After more than a decade of finding places to harvest energy from the air, First Wind’s latest expansion plan involves staring straight at the sun.
The Boston-based wind farm developer is on the hunt for solar power opportunities across its current footprint of New England, Hawaii, Utah and Washington.
First Wind is furthest along on its solar energy plans in its home state. The company has its corporate office here, and 65 of its 200 workers. But it has no wind turbines here, or any other generating plant for that matter. That’s about to change.
First Wind is just the latest in a long line of developers who see a sunny future for solar power in Massachusetts. Solar generating capacity surged in the state last year, more than doubling to roughly 200 megawatts at the end of 2012. The interest in solar power in Massachusetts prompted the Solar Energy Industries Association to rank Massachusetts sixth out of all states for its growth rate, based on the roughly 130 megawatts of solar production that went online last year here. The solar industry now generates about 4,500 jobs here, ranking the state fourth in the country, according to the SEIA.
In First Wind’s case, the firm bought development rights for solar projects in three towns earlier this year from Victus Solar, First Wind solar spokesman John Lamontagne said. There’s a 3.9-megawatt solar project in Millbury, where construction could begin as soon as this summer, and a 6-megawatt project in Freetown. And in Warren, First Wind is pursuing a series of three projects, totaling 17 megawatts in capacity. First Wind, he said, is still lining up permits for the projects and is also finalizing long-term power purchase contracts for them – contracts that would play a key role in their financing.
“We’re excited about the possibility of having a renewable energy project in our home state,” Lamontagne said. “It’s kind of a natural thing for us. … We’ve developed a lot of utility-scale wind projects. Solar, in many respects, has some similar characteristics as wind.”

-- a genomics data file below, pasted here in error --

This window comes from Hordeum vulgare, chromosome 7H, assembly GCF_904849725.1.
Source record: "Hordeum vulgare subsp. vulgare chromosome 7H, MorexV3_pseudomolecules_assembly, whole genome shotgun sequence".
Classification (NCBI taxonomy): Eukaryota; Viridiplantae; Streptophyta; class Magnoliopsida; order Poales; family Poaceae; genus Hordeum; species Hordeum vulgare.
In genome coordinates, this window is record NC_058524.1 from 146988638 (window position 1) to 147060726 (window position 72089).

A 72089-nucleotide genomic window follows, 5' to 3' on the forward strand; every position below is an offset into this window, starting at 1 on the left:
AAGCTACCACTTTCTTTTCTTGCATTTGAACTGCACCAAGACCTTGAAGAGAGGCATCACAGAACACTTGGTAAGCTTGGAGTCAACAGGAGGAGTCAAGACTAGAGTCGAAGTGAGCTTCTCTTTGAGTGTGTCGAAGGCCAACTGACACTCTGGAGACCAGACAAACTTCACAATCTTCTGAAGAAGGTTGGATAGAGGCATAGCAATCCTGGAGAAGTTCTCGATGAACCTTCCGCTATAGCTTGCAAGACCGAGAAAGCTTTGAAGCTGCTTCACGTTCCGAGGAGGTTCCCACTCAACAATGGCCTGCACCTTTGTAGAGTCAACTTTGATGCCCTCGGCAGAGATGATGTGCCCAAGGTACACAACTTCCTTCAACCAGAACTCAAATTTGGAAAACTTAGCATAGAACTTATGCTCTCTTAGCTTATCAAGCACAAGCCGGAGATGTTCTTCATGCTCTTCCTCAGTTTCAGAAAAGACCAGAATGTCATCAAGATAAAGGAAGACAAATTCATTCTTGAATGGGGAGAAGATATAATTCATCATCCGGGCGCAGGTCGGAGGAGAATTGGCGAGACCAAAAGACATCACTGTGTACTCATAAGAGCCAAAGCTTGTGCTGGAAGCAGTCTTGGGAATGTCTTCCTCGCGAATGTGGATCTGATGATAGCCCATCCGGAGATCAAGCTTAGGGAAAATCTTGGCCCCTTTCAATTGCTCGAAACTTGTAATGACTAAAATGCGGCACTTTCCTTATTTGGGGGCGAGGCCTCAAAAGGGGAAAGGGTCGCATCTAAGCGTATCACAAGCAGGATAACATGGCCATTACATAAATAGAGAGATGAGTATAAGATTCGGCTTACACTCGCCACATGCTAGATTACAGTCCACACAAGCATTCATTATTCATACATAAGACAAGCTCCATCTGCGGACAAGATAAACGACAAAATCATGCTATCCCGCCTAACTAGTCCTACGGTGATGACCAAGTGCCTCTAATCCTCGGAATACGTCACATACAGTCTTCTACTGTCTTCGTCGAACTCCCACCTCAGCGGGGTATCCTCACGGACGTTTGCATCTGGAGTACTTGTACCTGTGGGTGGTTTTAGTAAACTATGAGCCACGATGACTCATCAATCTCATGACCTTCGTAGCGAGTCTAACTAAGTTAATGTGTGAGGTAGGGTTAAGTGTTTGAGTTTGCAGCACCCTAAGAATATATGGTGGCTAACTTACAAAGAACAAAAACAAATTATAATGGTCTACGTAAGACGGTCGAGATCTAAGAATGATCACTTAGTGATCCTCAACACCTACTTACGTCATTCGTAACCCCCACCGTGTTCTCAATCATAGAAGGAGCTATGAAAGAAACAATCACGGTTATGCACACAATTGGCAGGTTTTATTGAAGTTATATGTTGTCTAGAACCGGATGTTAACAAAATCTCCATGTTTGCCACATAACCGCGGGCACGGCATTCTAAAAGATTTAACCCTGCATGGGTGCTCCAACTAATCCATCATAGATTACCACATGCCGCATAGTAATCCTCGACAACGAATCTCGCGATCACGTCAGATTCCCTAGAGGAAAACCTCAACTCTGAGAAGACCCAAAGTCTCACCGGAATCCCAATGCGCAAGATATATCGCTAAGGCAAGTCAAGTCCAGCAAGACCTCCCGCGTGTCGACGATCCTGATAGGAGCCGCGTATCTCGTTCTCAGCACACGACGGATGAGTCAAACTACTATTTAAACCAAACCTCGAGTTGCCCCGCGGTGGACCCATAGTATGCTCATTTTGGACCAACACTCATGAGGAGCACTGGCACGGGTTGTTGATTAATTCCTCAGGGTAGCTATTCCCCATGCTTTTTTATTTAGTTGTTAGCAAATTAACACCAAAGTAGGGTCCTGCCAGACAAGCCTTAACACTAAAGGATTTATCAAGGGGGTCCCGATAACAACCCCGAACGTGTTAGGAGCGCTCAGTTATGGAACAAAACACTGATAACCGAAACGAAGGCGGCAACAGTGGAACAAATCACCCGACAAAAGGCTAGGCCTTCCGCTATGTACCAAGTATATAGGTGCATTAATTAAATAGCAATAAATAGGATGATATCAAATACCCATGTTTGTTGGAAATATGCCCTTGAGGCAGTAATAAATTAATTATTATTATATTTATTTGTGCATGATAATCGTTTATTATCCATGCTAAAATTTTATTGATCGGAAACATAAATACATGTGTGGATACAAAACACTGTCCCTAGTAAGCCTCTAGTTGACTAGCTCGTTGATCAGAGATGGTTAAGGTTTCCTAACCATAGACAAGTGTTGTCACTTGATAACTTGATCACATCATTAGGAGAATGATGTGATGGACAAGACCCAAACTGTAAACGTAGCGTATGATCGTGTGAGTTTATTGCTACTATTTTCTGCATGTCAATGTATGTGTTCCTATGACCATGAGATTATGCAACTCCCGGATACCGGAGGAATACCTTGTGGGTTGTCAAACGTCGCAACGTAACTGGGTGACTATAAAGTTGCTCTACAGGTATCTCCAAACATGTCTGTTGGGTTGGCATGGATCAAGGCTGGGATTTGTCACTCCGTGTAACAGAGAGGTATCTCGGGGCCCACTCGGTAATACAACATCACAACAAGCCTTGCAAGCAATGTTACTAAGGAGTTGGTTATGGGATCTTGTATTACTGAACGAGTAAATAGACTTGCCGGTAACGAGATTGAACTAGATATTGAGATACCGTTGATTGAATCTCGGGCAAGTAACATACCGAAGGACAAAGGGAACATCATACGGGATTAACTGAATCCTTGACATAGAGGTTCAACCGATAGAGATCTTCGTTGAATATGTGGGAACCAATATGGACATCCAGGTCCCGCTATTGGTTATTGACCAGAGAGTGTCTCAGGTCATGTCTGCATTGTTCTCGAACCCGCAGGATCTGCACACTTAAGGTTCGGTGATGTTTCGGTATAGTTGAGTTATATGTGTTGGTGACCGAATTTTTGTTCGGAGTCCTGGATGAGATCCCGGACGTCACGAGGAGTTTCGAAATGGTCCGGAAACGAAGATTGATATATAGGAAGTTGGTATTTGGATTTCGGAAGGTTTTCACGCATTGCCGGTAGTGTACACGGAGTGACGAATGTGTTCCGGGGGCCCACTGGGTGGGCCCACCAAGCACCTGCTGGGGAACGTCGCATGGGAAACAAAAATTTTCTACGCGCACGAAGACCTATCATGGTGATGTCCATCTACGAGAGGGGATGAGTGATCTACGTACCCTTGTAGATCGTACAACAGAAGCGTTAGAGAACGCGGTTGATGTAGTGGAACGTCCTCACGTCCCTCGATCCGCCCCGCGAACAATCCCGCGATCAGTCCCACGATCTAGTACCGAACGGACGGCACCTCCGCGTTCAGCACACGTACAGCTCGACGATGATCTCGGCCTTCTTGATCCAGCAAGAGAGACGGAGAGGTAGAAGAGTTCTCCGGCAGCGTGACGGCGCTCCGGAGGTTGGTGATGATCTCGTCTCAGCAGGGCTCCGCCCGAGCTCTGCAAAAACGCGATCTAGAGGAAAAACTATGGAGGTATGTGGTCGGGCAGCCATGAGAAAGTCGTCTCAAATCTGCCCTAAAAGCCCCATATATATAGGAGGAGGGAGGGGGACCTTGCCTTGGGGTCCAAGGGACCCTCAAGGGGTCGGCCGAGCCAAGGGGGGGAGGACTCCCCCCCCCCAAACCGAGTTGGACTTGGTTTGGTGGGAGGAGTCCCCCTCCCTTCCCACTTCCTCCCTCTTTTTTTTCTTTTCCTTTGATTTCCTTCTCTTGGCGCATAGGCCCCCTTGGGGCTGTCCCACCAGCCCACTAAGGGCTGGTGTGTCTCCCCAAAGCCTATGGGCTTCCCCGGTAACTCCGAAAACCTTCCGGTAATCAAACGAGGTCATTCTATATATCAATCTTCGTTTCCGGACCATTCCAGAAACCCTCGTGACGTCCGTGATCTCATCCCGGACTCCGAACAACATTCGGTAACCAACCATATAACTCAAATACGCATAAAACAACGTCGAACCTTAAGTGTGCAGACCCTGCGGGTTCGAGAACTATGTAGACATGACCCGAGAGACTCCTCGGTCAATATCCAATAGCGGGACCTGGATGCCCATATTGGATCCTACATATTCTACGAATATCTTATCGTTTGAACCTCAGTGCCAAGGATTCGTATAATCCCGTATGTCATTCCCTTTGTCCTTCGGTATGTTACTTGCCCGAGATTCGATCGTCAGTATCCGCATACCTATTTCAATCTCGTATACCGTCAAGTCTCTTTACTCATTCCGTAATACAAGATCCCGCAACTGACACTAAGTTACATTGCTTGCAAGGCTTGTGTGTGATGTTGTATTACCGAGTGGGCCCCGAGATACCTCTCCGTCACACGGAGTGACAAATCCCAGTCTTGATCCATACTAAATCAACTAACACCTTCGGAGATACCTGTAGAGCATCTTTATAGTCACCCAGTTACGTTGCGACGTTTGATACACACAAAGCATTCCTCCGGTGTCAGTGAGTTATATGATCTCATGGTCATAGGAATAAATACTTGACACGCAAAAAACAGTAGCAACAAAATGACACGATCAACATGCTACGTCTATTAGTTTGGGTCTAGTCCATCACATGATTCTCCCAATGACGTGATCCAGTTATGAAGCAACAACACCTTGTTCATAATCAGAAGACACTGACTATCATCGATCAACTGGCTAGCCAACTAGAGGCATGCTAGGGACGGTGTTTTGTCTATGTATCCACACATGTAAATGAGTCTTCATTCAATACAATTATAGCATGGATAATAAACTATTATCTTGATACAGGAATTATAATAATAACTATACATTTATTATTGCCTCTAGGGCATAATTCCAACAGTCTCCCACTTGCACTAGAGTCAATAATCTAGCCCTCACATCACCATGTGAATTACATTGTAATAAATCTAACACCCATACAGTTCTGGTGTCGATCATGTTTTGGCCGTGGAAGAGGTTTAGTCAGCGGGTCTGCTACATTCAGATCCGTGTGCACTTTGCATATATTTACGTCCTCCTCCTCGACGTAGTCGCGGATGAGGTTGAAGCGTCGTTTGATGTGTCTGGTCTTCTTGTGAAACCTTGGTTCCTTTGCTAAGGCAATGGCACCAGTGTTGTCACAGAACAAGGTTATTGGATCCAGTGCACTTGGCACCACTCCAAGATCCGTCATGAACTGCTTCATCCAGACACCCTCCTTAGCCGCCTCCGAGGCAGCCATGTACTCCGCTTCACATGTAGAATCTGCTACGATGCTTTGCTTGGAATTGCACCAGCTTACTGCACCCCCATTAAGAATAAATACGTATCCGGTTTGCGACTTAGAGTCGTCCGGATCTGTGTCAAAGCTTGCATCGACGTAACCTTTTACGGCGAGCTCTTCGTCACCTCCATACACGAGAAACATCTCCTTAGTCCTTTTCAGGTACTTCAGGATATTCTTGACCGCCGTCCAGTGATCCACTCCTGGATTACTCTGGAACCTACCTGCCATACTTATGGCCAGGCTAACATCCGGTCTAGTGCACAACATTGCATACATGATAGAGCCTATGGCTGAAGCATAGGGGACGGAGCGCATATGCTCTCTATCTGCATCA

It’s not the first time First Wind has tried to build a power plant in Massachusetts. In 2011, the company scuttled an effort to build a 10-turbine, 30-megawatt wind farm in Brimfield. At the time, First Wind blamed inadequate wind speeds recorded at the site during its tests. “The right (wind) project hasn’t come along in Massachusetts (for First Wind),” Lamontagne said. “But that doesn’t mean that it won’t.”
Carrie Cullen Hitt, senior vice president of state affairs at the SEIA, said First Wind has several attributes that work in its favor as it broadens its horizons to include solar energy. The company, she said, has a good grasp on the local dynamics in Massachusetts, such as the vagaries of municipal politics and land-use debates. The company also has a keen understanding of how to land financing for renewable projects, Hitt said, as well as the government-sanctioned incentives that often make that possible.
In particular, First Wind is looking to take advantage of state-imposed renewable portfolio requirements for utilities and competitive electric suppliers. Gov. Deval Patrick’s Department of Energy Resources created what’s known as a “solar carveout,” essentially requiring that a small portion of the mandated renewable energy that utilities buy comes from solar projects. To do this, the agency since 2010 has been certifying what are known as solar renewable energy certificates that electric suppliers buy to essentially subsidize the solar industry’s expansion.
Not long after taking office in 2007, Patrick called for the creation of 250 megawatts of solar energy in the state by 2017. It seemed like an ambitious goal, given that the entire solar industry’s generating capacity in the state was under 5 megawatts. But the state just reached that goal this spring.
That’s still far below the state-imposed cap of 400 megawatts, a limit that would trigger the end to solar credits for subsequent projects. But Dwayne Breger, the director of the Department of Energy Resources’ renewable energy division, said his agency is already weighing ways to raise that cap because of all the projects in the pipeline.
The solar carveout isn’t the only thing that the Patrick administration has done to spur the industry’s growth. Alicia Barton, CEO of the quasi-public Massachusetts Clean Energy Center, points to her agency’s “Commonwealth Solar II” program, which offers rebates to homeowners and businesses that install small-scale solar projects. There’s also the “Solarize Massachusetts” program, which offers discounts in participating municipalities through bulk buying of solar products and services.
Barton said she wasn’t surprised to recently learn from First Wind CEO Paul Gaynor that the company is entering the solar market in its home state. “It’s consistent with what we’ve seen with the market trend overall,” she said, “given the state of the Massachusetts solar market, which is very hot, (even) for a state that not a lot of people think of as particularly sunny.”
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